Watch out too for feedback through Facebook, Twitter and other social media sites so you can respond accordingly.

 

Dealing with negative feedback

It can be easy to get defensive when we receive feedback, particularly when we feel it is not justified or we totally disagree with it. What we need to ask is what led to this customer’s perception. This sometimes involves asking questions in a tactful way. The key thing is to show some empathy with the customer’s point of view.

Even if we disagree, something must have triggered their perception.  So listen to what your guest is saying, and aim to turn a negative into a positive. The least you can do is apologise (even if you’re just apologising that they feel that way) and demonstrate what changes you’ve made if appropriate.

 

Empower your team

Develop a culture of customer service amongst your team. Give your team the skills and authority to deal with complaints as they happen. Encourage them and train them how to ask for feedback and just as importantly how to respond when they get complaints or negative feedback.

This is far better for the customer because it gets a quicker solution, far better for the team member because they’re able to deal with it which gives them pride, and far better for you because it means you don’t have to always been involved. This doesn’t mean to say that don’t want to hear about complaints particularly if there are common recurring problems that need to be resolved.

Don’t assume because you’ve told people how to do something they will be able to just go out and deliver it consistently.  It’s all very well knowing what to say, but you know how sometimes when you come to say something the words just don’t trip off the tongue as you might hope!  Let your team practise in a safe environment, based on different scenarios.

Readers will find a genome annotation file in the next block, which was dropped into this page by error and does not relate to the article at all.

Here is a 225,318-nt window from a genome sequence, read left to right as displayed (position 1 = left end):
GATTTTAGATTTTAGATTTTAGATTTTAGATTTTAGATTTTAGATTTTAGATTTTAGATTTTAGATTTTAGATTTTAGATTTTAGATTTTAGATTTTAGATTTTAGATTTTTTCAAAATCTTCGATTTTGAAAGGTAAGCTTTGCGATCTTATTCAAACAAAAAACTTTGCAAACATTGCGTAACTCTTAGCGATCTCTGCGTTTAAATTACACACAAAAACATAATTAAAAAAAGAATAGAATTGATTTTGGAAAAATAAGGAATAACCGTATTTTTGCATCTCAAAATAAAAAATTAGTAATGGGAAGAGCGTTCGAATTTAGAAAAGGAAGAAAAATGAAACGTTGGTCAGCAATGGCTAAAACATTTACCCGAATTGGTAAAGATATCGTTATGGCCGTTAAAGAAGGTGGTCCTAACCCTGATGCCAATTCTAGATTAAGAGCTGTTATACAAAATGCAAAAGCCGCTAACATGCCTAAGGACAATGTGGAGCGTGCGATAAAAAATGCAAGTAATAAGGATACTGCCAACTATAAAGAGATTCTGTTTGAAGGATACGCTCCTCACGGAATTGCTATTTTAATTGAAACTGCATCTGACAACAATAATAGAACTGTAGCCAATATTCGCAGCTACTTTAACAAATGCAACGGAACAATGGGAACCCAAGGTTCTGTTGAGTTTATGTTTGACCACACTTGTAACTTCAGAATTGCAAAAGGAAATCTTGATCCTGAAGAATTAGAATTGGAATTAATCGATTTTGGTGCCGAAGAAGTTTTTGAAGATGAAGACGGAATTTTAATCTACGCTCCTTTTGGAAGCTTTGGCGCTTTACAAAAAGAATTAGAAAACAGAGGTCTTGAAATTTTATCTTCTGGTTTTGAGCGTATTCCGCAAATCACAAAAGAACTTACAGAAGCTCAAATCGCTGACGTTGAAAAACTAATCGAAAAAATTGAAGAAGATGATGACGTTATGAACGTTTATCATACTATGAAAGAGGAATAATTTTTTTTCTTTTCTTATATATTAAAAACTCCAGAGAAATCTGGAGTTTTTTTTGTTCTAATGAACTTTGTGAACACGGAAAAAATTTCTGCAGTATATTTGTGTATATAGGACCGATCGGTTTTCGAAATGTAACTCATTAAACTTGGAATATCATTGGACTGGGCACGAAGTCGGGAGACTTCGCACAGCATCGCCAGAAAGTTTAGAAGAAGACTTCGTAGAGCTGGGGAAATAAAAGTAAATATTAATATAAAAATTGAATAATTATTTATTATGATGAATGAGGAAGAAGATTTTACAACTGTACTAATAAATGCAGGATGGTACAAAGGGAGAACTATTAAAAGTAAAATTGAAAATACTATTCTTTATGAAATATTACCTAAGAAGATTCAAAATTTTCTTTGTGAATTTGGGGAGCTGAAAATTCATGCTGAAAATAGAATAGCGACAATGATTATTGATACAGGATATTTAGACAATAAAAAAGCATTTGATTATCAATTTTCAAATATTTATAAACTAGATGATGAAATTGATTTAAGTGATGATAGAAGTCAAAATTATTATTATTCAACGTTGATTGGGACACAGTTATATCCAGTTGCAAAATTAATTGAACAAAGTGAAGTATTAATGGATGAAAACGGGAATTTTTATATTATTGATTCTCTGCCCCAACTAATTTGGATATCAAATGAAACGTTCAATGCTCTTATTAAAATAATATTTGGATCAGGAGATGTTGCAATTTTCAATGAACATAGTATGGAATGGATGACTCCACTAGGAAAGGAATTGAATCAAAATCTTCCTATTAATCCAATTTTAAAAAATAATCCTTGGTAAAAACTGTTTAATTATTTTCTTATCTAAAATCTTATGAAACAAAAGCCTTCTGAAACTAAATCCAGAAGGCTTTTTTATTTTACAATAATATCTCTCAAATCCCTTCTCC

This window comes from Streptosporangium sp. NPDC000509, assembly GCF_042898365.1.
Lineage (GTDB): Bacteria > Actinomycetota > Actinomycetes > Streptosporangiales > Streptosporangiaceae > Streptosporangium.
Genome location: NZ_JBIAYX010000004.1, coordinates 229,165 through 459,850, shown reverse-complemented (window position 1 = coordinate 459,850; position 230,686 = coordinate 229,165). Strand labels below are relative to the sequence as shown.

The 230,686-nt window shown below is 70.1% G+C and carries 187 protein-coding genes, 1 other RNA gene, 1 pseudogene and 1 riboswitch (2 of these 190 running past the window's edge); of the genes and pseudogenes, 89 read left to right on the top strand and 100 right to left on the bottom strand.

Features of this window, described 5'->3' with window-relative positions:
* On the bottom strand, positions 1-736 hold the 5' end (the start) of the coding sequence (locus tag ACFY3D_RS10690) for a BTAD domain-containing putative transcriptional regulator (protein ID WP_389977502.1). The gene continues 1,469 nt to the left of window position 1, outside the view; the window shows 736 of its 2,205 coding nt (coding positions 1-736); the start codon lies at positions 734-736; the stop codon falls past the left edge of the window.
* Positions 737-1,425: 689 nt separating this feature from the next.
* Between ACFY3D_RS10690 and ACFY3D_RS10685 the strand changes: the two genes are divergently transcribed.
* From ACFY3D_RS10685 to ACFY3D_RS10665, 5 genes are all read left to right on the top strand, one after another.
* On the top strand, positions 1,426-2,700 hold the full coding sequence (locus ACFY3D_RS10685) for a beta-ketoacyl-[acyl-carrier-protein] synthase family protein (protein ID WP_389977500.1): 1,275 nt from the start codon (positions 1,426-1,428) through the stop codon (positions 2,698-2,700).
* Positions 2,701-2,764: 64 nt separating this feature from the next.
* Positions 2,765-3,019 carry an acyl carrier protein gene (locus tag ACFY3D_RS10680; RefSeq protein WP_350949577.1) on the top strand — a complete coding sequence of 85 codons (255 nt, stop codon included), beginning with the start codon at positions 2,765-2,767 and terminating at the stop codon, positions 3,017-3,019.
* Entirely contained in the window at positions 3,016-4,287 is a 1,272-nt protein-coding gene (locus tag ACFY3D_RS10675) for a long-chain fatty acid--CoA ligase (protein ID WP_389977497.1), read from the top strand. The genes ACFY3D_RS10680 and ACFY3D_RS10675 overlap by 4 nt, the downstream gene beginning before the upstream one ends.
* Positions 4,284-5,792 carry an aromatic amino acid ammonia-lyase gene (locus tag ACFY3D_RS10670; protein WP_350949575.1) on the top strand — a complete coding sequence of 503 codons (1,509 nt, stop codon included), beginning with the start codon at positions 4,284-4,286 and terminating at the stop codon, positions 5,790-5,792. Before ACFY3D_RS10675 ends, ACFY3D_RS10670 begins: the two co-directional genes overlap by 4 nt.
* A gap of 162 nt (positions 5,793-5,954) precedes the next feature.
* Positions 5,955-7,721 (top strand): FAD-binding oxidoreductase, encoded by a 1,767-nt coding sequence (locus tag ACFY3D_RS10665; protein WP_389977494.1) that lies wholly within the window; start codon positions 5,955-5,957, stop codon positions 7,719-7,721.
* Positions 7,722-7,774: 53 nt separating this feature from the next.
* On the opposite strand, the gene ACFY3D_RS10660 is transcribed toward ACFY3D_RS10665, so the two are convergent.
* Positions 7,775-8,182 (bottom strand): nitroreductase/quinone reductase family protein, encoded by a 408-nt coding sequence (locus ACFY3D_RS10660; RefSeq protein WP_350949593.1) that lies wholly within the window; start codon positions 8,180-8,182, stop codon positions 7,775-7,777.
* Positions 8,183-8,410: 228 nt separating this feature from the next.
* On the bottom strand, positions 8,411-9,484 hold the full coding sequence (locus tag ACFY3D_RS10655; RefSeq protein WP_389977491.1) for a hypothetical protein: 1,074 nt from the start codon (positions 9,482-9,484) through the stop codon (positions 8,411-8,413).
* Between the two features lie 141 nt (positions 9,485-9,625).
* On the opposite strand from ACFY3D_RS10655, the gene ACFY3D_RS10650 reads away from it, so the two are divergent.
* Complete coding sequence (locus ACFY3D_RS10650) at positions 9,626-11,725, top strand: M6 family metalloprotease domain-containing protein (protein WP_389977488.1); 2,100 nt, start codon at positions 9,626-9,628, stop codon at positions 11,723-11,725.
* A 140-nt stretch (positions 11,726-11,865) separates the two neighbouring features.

Agree with them their levels of authority so they know just how much leeway they have in offering the customer/guest compensation, and at what point they may need to involve a manager.

Observe how your staff handle complaints and give them feedback after the event on what they did well, what they could do more of, and give the appropriate support and guidance on areas where they need more help.

It’s all too easy when we hear of a complaint to blame someone in the team for the problem. Put the team first and they’ll reward you with avoiding problems.

 

Here’s a little checklist you may find useful:

LEAF

Listen

  • Listen to the customer – they want to get it off their chest – You need to identify the problem
  • Show you’re listening – remember your body language and keep eye contact
  • Reflect back to the customer to check your understanding and show the customer you’ve understood
  • Park the emotion and focus on the facts

Empathise

  • Apologise – this isn’t necessarily accepting responsibility, but apologising that they’ve been put out or disappointed or that they feel that way
  • Do not take it personally
  • Show you care and that you understand their concern, why they might be disappointed or why they feel angry
  • They’re not interested in excuses – even if the problem wasn’t your fault show that you’re looking to come to a solution to the problem for your guest

Action

  • And ask what they would see as an acceptable solution
  • Offer alternatives so the customer feels they are in control of the solution
  • Look to overcompensate by at least a few percent – there’s no need to go overboard but just consider what would be reasonable for both parties – It’s not always about throwing money at the problem